Dawn lead investigator Marchi noted, "We concluded that a significant population of large craters on Ceres has been obliterated beyond recognition over geological time scales, which is likely the result of Ceres' peculiar composition and internal evolution."

The team's simulations of collisions with Ceres predicted that it should have 10 to 15 craters larger than 250 miles in diameter, and at least 40 craters larger than 60 miles wide. In reality, however, Dawn found that Ceres has only 16 craters larger than 60 miles, and none larger than the 177-mile Kerwan Basin.

Further study of Dawn’s images revealed that Ceres does have three large-scale depressions called "planitiae" that are up to 500 miles wide. These have craters within them that formed in more recent times, but the depressions could be left over from bigger impacts.

One of the depressions, called Vendimia Planitia, is a sprawling area just north of the Kerwan Basin. Vendimia Planitia must have formed much earlier than Kerwan.

Geological activity

So what removed Ceres' large craters and basins? 

"If Ceres were highly rocky, we'd expect impact craters of all sizes to be preserved. Remote sensing from Earth, however, told us even before Dawn arrived that the crust of Ceres holds a significant fraction of ice in some form," Williams said.

If Ceres' crust contained a large proportion of ice — especially if mixed with salts — that would weaken the crust and let the topography of a large basin relax and become smoother, perhaps even disappear.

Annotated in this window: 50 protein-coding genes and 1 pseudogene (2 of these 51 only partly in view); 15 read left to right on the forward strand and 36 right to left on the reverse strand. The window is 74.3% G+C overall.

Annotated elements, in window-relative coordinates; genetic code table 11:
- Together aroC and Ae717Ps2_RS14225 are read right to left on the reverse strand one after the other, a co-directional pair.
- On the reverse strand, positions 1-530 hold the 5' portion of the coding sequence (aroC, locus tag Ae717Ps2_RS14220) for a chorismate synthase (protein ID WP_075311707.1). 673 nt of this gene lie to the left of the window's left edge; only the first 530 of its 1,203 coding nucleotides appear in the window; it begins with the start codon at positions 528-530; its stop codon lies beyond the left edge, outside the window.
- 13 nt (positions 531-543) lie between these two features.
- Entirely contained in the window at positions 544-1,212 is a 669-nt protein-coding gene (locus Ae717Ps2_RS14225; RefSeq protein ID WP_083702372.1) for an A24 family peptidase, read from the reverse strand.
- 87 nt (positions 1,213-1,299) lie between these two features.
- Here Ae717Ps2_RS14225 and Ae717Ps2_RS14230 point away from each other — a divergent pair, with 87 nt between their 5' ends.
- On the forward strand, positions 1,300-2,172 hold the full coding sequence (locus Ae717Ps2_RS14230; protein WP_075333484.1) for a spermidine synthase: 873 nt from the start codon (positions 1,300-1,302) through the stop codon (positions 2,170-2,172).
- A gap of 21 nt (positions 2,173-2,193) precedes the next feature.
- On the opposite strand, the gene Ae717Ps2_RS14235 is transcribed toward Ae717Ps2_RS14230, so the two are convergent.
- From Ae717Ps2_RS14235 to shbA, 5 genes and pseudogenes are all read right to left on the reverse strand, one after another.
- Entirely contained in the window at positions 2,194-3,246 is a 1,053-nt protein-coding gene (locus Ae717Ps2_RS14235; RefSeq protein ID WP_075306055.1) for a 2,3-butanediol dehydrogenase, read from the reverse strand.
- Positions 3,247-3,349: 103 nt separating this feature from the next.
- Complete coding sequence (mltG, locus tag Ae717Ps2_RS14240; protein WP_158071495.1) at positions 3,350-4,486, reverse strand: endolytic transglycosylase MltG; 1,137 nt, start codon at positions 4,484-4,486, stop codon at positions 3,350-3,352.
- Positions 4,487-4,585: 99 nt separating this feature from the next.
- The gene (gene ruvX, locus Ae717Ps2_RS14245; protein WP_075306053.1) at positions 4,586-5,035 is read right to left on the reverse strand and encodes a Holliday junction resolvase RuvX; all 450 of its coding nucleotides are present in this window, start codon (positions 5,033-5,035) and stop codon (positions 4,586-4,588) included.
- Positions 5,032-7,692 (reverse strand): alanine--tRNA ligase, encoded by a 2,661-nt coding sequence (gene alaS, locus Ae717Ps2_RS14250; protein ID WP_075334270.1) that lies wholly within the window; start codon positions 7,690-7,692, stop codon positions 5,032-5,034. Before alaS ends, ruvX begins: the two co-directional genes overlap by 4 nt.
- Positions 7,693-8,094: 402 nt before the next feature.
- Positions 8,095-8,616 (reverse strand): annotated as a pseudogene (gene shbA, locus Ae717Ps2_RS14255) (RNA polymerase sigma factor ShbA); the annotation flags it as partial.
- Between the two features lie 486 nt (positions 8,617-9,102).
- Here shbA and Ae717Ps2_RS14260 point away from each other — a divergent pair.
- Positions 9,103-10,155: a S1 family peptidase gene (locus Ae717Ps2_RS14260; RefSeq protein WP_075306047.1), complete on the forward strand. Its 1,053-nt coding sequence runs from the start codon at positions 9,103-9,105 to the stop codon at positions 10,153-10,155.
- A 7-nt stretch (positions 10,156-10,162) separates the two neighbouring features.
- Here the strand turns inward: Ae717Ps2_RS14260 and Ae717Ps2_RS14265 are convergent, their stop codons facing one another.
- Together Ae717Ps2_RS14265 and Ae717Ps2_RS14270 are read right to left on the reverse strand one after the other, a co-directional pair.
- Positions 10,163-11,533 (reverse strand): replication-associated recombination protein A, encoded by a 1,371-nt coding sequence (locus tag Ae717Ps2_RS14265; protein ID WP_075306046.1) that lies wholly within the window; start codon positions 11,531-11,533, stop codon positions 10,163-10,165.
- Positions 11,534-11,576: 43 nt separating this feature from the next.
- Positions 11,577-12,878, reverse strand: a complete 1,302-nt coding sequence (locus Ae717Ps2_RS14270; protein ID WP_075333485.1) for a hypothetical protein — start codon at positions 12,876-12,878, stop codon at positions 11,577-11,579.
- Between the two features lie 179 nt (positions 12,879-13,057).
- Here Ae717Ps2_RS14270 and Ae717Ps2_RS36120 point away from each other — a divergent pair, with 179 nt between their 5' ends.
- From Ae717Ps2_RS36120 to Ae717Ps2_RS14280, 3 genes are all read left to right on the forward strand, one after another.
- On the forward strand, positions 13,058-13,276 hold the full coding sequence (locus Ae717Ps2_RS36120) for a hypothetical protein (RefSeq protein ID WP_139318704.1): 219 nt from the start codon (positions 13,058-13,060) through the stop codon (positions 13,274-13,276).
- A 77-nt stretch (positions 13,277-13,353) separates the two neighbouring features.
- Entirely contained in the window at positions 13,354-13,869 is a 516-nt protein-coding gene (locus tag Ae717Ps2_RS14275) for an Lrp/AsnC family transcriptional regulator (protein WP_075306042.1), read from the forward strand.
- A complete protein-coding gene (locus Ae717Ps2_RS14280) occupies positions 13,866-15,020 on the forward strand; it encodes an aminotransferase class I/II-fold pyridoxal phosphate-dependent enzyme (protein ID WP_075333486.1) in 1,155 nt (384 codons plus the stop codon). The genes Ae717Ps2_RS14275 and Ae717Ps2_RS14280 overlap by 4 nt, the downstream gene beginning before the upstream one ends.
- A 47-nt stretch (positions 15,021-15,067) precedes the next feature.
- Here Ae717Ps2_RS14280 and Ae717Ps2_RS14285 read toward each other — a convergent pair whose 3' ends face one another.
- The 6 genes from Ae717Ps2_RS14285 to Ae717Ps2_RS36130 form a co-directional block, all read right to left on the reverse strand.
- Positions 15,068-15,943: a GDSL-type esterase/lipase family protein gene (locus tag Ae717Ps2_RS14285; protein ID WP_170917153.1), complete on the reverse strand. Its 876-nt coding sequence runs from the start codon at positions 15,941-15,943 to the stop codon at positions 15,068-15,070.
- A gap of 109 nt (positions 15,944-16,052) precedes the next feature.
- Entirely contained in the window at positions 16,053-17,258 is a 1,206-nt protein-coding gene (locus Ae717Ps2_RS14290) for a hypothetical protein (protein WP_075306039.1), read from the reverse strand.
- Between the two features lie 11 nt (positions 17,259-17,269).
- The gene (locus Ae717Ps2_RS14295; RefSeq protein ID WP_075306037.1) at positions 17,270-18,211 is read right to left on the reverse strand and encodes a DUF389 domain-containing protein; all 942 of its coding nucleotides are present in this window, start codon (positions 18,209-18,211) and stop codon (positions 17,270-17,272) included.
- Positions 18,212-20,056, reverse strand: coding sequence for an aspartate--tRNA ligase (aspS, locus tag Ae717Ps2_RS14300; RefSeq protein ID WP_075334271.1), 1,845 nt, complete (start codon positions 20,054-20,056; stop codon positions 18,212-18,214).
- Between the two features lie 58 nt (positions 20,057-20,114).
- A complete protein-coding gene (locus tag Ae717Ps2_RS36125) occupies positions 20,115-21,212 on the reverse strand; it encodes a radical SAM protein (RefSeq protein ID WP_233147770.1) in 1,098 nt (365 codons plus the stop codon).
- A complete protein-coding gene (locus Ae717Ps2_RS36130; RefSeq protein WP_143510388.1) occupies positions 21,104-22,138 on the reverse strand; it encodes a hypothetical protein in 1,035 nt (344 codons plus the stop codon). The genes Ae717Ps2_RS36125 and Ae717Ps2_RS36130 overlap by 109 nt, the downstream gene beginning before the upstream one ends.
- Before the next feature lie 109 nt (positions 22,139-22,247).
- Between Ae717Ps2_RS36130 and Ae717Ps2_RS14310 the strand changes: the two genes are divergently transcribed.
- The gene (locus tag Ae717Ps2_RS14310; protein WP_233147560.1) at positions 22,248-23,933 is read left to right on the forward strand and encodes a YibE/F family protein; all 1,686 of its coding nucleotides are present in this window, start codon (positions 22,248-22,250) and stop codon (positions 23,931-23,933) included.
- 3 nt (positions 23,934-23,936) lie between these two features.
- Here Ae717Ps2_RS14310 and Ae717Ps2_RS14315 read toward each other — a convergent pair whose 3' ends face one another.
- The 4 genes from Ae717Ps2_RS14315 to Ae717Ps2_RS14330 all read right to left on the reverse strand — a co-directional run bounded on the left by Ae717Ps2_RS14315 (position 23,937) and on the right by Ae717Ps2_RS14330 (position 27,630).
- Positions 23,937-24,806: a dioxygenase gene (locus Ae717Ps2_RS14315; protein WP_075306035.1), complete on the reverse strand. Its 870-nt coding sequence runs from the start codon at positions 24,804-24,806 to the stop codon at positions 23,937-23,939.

In addition, Williams said, Ceres must have generated some internal heat from the decay of radioactive elements after it formed. This too could also have helped soften or erase large-scale topographic features.

He added, "plus we do see evidence of cryovolcanism — icy volcanism — in the bright spots found scattered over Ceres, especially in Occator Crater." Cryovolcanism behaves like the rocky kind, only at much lower temperatures, where "molten ice" — water or brine — substitutes for molten rock.

"It's possible that there are layers or pockets of briny water in the crust of Ceres," Williams said. "Under the right conditions, these could migrate to the surface and be sources for the bright spots."

For example, in Occator Crater, he pointed out, "the central bright spot is a domed feature which looks as if it has erupted or been pushed up from below."

NASA plans for Dawn to continue orbiting Ceres as the dwarf planet makes its closest approach to the Sun in April 2018. Scientists want to see if the increasing solar warmth triggers any activity or produces detectable changes in Ceres' surface.

"Ceres is revealing only slowly the answers to her many mysteries," Williams said. "Completing the geological maps over the next year, and further analysis of the compositional and gravity data, will help us understand better Ceres' geologic evolution."

The School of Earth and Space Exploration is a unit in ASU's College of Liberal Arts and Sciences

Robert Burnham

Science writer, School of Earth and Space Exploration

480-458-8207